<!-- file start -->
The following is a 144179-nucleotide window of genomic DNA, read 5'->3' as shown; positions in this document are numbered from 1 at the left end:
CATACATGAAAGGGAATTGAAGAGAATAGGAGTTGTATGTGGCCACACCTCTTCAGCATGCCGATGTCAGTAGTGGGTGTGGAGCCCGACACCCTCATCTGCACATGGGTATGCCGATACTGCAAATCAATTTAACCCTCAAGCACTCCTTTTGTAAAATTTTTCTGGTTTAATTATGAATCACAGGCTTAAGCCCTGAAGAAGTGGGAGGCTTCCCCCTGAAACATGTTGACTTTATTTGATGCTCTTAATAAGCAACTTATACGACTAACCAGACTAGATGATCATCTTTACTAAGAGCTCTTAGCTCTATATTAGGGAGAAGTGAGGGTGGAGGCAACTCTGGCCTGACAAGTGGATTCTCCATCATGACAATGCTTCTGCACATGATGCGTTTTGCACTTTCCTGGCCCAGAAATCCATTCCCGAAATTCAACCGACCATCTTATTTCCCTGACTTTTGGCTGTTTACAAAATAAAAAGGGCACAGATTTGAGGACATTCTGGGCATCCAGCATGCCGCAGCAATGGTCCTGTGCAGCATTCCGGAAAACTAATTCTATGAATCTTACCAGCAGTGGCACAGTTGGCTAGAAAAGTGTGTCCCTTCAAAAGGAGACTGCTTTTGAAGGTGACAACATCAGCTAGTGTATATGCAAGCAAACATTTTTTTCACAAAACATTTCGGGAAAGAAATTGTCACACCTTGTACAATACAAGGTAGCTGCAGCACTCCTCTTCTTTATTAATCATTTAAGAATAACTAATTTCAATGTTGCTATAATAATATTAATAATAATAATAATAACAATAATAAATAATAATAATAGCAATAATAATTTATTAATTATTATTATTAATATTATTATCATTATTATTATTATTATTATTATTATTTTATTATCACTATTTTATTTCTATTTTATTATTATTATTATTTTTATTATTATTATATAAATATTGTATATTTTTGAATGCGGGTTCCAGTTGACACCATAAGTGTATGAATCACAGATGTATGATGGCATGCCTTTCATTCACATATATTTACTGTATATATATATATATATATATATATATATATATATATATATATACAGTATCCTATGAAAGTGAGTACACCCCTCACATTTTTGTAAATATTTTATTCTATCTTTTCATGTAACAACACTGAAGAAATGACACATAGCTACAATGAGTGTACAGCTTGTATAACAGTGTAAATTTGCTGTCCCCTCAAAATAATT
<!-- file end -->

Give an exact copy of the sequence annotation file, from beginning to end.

The following is a 144179-nucleotide window of genomic DNA, read 5'->3' as shown; positions in this document are numbered from 1 at the left end:
CATACATGAAAGGGAATTGAAGAGAATAGGAGTTGTATGTGGCCACACCTCTTCAGCATGCCGATGTCAGTAGTGGGTGTGGAGCCCGACACCCTCATCTGCACATGGGTATGCCGATACTGCAAATCAATTTAACCCTCAAGCACTCCTTTTGTAAAATTTTTCTGGTTTAATTATGAATCACAGGCTTAAGCCCTGAAGAAGTGGGAGGCTTCCCCCTGAAACATGTTGACTTTATTTGATGCTCTTAATAAGCAACTTATACGACTAACCAGACTAGATGATCATCTTTACTAAGAGCTCTTAGCTCTATATTAGGGAGAAGTGAGGGTGGAGGCAACTCTGGCCTGACAAGTGGATTCTCCATCATGACAATGCTTCTGCACATGATGCGTTTTGCACTTTCCTGGCCCAGAAATCCATTCCCGAAATTCAACCGACCATCTTATTTCCCTGACTTTTGGCTGTTTACAAAATAAAAAGGGCACAGATTTGAGGACATTCTGGGCATCCAGCATGCCGCAGCAATGGTCCTGTGCAGCATTCCGGAAAACTAATTCTATGAATCTTACCAGCAGTGGCACAGTTGGCTAGAAAAGTGTGTCCCTTCAAAAGGAGACTGCTTTTGAAGGTGACAACATCAGCTAGTGTATATGCAAGCAAACATTTTTTTCACAAAACATTTCGGGAAAGAAATTGTCACACCTTGTACAATACAAGGTAGCTGCAGCACTCCTCTTCTTTATTAATCATTTAAGAATAACTAATTTCAATGTTGCTATAATAATATTAATAATAATAATAATAACAATAATAAATAATAATAATAGCAATAATAATTTATTAATTATTATTATTAATATTATTATCATTATTATTATTATTATTATTATTATTTTATTATCACTATTTTATTTCTATTTTATTATTATTATTATTTTTATTATTATTATATAAATATTGTATATTTTTGAATGCGGGTTCCAGTTGACACCATAAGTGTATGAATCACAGATGTATGATGGCATGCCTTTCATTCACATATATTTACTGTATATATATATATATATATATATATATATATATATATATATATACAGTATCCTATGAAAGTGAGTACACCCCTCACATTTTTGTAAATATTTTATTCTATCTTTTCATGTAACAACACTGAAGAAATGACACATAGCTACAATGAGTGTACAGCTTGTATAACAGTGTAAATTTGCTGTCCCCTCAAAATAATT